Moffitt Pearls 11.3.17 – Saipan Case
Thank you to Amy for presenting a case from Saipan!! We learned about a middle-aged man presenting with encephalopathy and jaundice found to have acute liver injury and renal failure of unclear etiology. The leading thoughts were possibly leptospirosis vs biliary colic that self resolved. The patient was managed with IV abx and IVFs and improved over 2 weeks. We discussed the limitations of practicing in this setting and inability to transfer this patient to a center for transplant evaluation.
- EtoH Hepatitis: jaundice, anorexia, fever, and tender hepatomegaly. Labs: transaminases (typically less than 300 int. unit/mL), AST/ALT ratio > 2. Patients may also present with right upper-quadrant/epigastric pain, hepatic encephalopathy, and signs of malnutrition.
- Acute liver failure is defined as the presence of coagulopathy (INR > 1.5), encephalopathy and no pre-existing liver disease. See more details below.
- Leptospirosis has a broad range of manifestations, from subclinical illness or mild self-limited disease (approximately 90% of infections) to Weil’s syndrome (Weil’s disease), which is characterized by renal failure, jaundice, and hemorrhage and has a 5 to 15% mortality rate (1).
- See this NEJM article where HH crushes the diagnosis in the first couple of sentences (it is related to this case)
Overview of Acute Liver Failure
ALF = coaguapathy INR > 1.5, encephalopathy, and no signs of chronic liver disease
- IVDU, travel, sexual, ingestions, Fmhx Wilson’s, (note: Hemochromatosis – no acute liver failure)
- Vitals, stigmata of liver disease, neuro exam, optho exam
Etiology of Acute Liver Failure
- Toxins* – Tylenol (most common cause in USA), Amanita
- Acute viral hepatitis*
- Professional: HAV, HBV, sometimes HCV, HEV
- “Moonlighters”: HSV, CMV, VZV, parvovirus
- Autoimmune Hepatitis
- Acute Budd Chiari – esp if concomitant portal vein thrombosis
- Reactivation of HBV or HDV on chronic HBV
- Wilsonian crisis – often with concomitant hemolytic anemia
- Malignant infiltration – breast, small cell lung, lymphoma, melanoma, myeloma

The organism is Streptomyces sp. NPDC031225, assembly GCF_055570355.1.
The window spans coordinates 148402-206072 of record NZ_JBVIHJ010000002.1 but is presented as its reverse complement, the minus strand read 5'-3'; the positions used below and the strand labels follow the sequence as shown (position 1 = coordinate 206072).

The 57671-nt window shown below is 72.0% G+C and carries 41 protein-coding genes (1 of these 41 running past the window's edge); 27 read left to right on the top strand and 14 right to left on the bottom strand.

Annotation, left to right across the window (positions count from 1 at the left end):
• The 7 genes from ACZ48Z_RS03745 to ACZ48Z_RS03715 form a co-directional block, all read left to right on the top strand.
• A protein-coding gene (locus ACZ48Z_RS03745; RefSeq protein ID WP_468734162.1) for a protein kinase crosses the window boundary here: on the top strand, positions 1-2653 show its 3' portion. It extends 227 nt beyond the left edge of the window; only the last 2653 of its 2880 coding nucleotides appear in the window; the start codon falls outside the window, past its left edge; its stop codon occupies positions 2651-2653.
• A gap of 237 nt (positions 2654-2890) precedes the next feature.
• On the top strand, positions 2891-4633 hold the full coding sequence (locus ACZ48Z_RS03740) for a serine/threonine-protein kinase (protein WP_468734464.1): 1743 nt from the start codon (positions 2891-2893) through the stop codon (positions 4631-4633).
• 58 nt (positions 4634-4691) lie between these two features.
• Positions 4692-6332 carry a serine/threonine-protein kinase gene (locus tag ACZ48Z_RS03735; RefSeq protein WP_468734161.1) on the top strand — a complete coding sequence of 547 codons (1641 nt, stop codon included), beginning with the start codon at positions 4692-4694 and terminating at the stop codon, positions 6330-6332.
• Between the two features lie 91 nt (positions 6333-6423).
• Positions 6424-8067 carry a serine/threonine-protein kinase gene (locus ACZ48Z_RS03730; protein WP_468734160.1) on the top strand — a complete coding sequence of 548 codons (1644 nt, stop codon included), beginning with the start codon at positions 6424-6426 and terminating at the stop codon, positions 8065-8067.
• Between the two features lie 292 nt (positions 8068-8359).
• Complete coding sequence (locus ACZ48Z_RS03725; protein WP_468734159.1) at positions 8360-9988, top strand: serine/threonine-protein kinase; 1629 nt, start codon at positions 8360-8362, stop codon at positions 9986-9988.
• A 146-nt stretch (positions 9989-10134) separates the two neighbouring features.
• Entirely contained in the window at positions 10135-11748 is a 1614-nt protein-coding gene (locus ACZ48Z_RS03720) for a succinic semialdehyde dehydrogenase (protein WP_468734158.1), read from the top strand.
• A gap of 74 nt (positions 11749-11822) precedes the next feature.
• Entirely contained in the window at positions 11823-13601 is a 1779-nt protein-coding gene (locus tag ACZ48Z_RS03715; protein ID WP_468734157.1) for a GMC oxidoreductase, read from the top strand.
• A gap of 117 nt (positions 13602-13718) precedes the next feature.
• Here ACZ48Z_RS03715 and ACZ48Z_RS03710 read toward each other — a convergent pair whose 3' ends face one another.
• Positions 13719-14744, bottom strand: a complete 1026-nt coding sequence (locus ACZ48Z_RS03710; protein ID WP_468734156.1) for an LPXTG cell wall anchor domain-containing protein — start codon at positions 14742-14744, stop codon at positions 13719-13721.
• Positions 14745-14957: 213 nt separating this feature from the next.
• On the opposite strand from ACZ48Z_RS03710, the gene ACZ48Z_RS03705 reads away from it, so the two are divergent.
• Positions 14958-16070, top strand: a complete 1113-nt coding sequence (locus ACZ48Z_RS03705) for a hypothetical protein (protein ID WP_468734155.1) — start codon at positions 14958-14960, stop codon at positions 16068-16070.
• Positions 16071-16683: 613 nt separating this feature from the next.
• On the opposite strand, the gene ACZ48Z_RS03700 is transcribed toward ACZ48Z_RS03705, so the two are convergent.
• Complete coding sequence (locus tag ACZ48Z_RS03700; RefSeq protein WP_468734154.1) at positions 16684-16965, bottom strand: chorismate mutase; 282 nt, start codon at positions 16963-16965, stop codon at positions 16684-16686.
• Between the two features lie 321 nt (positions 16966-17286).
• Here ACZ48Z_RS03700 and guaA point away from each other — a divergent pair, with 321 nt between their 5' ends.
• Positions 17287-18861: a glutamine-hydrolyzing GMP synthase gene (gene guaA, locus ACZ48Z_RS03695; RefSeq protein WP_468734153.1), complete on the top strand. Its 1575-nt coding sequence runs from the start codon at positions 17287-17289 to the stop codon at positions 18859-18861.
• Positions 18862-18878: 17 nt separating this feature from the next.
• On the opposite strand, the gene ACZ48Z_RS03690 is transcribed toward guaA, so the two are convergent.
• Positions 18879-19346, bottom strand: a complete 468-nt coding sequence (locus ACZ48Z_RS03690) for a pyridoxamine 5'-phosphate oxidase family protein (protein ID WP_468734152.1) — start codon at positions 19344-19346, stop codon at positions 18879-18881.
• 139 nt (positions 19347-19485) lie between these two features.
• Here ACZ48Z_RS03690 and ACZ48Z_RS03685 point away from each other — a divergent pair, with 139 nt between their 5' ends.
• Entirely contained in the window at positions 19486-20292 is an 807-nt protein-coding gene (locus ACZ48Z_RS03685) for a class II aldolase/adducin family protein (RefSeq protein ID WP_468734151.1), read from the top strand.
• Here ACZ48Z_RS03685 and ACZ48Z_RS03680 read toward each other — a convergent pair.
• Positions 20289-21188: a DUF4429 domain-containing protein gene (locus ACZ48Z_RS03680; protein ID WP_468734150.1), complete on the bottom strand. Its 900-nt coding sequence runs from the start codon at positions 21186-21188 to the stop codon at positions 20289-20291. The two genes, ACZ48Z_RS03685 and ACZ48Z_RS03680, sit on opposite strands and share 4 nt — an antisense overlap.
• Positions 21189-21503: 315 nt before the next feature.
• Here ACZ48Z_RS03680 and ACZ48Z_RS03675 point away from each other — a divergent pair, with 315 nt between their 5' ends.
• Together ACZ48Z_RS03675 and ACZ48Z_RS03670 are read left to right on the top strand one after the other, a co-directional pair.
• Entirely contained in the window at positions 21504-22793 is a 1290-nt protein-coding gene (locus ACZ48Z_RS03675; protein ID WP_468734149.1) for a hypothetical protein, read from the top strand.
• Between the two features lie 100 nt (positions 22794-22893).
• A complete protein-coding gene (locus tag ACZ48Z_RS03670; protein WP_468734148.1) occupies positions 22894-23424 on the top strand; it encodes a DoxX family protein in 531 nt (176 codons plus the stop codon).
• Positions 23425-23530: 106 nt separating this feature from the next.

- Heat stroke
- Remember -> NOT causes of acute liver failure – ETOH, NAFLD, iron overload, alpha-1 def, PSC, PBC
- * denotes are most likely to cause AST/ALT in the 1000s
Moffitt Pearls 11/6 – Toxic Ingestions
Thank you to Tim for presenting a fascinating case of a young woman 9 weeks post-partum presenting with a profound gap acidosis and osm gap initially c/f ethylene glycol vs methanol ingestion found to have severe starvation ketosis. We discussed the evaluation of possible ingestions and treatment for suspected Ethylenel Glycol ingestion with fomepizole (below).
Thank you HH for presenting a mini-case of a young engineer returning from India p/w abdominal pain, n/v and mild hepatocellular transaminitis (300s) found to have mesenteric lymphadenopathy 2/2 hepatitis E!!
- Per EM guidelines send Serum Osm, Salicylates, APAP and EtoH levels in any suspected ingestion.
- Fomepizole is used in ethylene glycol and methanol toxic ingestion. It is a competitive inhibitor of alcohol dehydrogenase and prevents formation of glycolic acid which is responsible for both the acidosis and oxalate crystal formation. See this NEJM article for more info.
- We learned the ddx for mesenteric lymphadenopathy include hepatitis E in addition to those listed below!!
Effect of Fomepizole on Metabolism of Eythlene Glycol and Methanol (Brent J. N Engl J Med 2009;360:2216-2223)
Differential Diagnosis for Mesenteric Lymphadenopathy
- Malignancy – almost any intraabdominal malignancy and metastatic process can cause mesenteric lymphadenopathy, however the following are more common:
- Carcionid Tumors
- Kaposi Sarcoma
- Carcinoma of pancreas, colon or small bowel
- TB or MAC
- Salmonella and Yersinia
- T. Whippelii
- Viral Infections –EBV and Hepatitis E